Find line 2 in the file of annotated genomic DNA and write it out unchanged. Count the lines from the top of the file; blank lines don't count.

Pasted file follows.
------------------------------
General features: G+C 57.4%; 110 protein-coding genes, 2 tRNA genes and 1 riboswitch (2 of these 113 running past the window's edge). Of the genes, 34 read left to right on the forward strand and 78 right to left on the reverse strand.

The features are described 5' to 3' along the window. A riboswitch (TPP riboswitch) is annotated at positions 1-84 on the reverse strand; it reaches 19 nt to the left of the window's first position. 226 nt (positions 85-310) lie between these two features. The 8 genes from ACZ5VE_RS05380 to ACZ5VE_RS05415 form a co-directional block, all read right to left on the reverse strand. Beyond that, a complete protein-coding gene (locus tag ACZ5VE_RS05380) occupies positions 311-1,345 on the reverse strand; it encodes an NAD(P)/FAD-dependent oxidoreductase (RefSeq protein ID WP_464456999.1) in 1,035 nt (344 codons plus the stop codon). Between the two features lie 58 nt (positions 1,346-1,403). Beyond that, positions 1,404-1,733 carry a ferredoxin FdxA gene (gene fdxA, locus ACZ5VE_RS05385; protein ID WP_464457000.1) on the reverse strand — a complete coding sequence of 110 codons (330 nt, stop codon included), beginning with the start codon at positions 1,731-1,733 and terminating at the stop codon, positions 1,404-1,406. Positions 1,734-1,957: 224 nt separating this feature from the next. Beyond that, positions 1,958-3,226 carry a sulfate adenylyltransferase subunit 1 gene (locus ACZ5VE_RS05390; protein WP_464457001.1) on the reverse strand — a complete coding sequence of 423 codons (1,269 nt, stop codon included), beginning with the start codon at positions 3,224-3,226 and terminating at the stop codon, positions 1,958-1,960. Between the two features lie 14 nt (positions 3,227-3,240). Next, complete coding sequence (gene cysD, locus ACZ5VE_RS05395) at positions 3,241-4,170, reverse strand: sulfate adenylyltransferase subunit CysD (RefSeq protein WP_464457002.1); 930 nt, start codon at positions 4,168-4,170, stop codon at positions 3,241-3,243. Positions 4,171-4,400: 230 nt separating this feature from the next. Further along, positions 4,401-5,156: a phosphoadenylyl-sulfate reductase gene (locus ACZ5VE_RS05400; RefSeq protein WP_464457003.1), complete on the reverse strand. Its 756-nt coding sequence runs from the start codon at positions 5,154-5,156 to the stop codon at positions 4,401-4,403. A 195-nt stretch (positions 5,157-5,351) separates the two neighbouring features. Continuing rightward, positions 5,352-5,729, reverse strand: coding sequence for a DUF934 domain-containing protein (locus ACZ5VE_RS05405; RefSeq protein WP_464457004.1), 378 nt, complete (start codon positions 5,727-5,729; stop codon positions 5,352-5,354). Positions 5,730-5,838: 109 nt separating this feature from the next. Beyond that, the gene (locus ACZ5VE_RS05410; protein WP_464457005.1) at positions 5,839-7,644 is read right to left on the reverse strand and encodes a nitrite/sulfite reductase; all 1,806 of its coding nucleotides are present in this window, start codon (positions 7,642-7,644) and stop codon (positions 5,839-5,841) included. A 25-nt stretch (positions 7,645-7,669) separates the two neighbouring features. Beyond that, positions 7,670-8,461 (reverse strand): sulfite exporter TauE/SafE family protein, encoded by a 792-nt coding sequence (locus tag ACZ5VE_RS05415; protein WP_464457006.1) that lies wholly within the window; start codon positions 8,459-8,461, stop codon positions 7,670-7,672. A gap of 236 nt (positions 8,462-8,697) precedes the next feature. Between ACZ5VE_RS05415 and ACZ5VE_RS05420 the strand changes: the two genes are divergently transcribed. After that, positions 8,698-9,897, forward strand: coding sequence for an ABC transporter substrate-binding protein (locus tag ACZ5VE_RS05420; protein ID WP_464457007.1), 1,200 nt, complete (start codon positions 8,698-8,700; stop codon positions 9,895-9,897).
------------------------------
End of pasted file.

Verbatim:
The features are described 5' to 3' along the window. A riboswitch (TPP riboswitch) is annotated at positions 1-84 on the reverse strand; it reaches 19 nt to the left of the window's first position. 226 nt (positions 85-310) lie between these two features. The 8 genes from ACZ5VE_RS05380 to ACZ5VE_RS05415 form a co-directional block, all read right to left on the reverse strand. Beyond that, a complete protein-coding gene (locus tag ACZ5VE_RS05380) occupies positions 311-1,345 on the reverse strand; it encodes an NAD(P)/FAD-dependent oxidoreductase (RefSeq protein ID WP_464456999.1) in 1,035 nt (344 codons plus the stop codon). Between the two features lie 58 nt (positions 1,346-1,403). Beyond that, positions 1,404-1,733 carry a ferredoxin FdxA gene (gene fdxA, locus ACZ5VE_RS05385; protein ID WP_464457000.1) on the reverse strand — a complete coding sequence of 110 codons (330 nt, stop codon included), beginning with the start codon at positions 1,731-1,733 and terminating at the stop codon, positions 1,404-1,406. Positions 1,734-1,957: 224 nt separating this feature from the next. Beyond that, positions 1,958-3,226 carry a sulfate adenylyltransferase subunit 1 gene (locus ACZ5VE_RS05390; protein WP_464457001.1) on the reverse strand — a complete coding sequence of 423 codons (1,269 nt, stop codon included), beginning with the start codon at positions 3,224-3,226 and terminating at the stop codon, positions 1,958-1,960. Between the two features lie 14 nt (positions 3,227-3,240). Next, complete coding sequence (gene cysD, locus ACZ5VE_RS05395) at positions 3,241-4,170, reverse strand: sulfate adenylyltransferase subunit CysD (RefSeq protein WP_464457002.1); 930 nt, start codon at positions 4,168-4,170, stop codon at positions 3,241-3,243. Positions 4,171-4,400: 230 nt separating this feature from the next. Further along, positions 4,401-5,156: a phosphoadenylyl-sulfate reductase gene (locus ACZ5VE_RS05400; RefSeq protein WP_464457003.1), complete on the reverse strand. Its 756-nt coding sequence runs from the start codon at positions 5,154-5,156 to the stop codon at positions 4,401-4,403. A 195-nt stretch (positions 5,157-5,351) separates the two neighbouring features. Continuing rightward, positions 5,352-5,729, reverse strand: coding sequence for a DUF934 domain-containing protein (locus ACZ5VE_RS05405; RefSeq protein WP_464457004.1), 378 nt, complete (start codon positions 5,727-5,729; stop codon positions 5,352-5,354). Positions 5,730-5,838: 109 nt separating this feature from the next. Beyond that, the gene (locus ACZ5VE_RS05410; protein WP_464457005.1) at positions 5,839-7,644 is read right to left on the reverse strand and encodes a nitrite/sulfite reductase; all 1,806 of its coding nucleotides are present in this window, start codon (positions 7,642-7,644) and stop codon (positions 5,839-5,841) included. A 25-nt stretch (positions 7,645-7,669) separates the two neighbouring features. Beyond that, positions 7,670-8,461 (reverse strand): sulfite exporter TauE/SafE family protein, encoded by a 792-nt coding sequence (locus tag ACZ5VE_RS05415; protein WP_464457006.1) that lies wholly within the window; start codon positions 8,459-8,461, stop codon positions 7,670-7,672. A gap of 236 nt (positions 8,462-8,697) precedes the next feature. Between ACZ5VE_RS05415 and ACZ5VE_RS05420 the strand changes: the two genes are divergently transcribed. After that, positions 8,698-9,897, forward strand: coding sequence for an ABC transporter substrate-binding protein (locus tag ACZ5VE_RS05420; protein ID WP_464457007.1), 1,200 nt, complete (start codon positions 8,698-8,700; stop codon positions 9,895-9,897).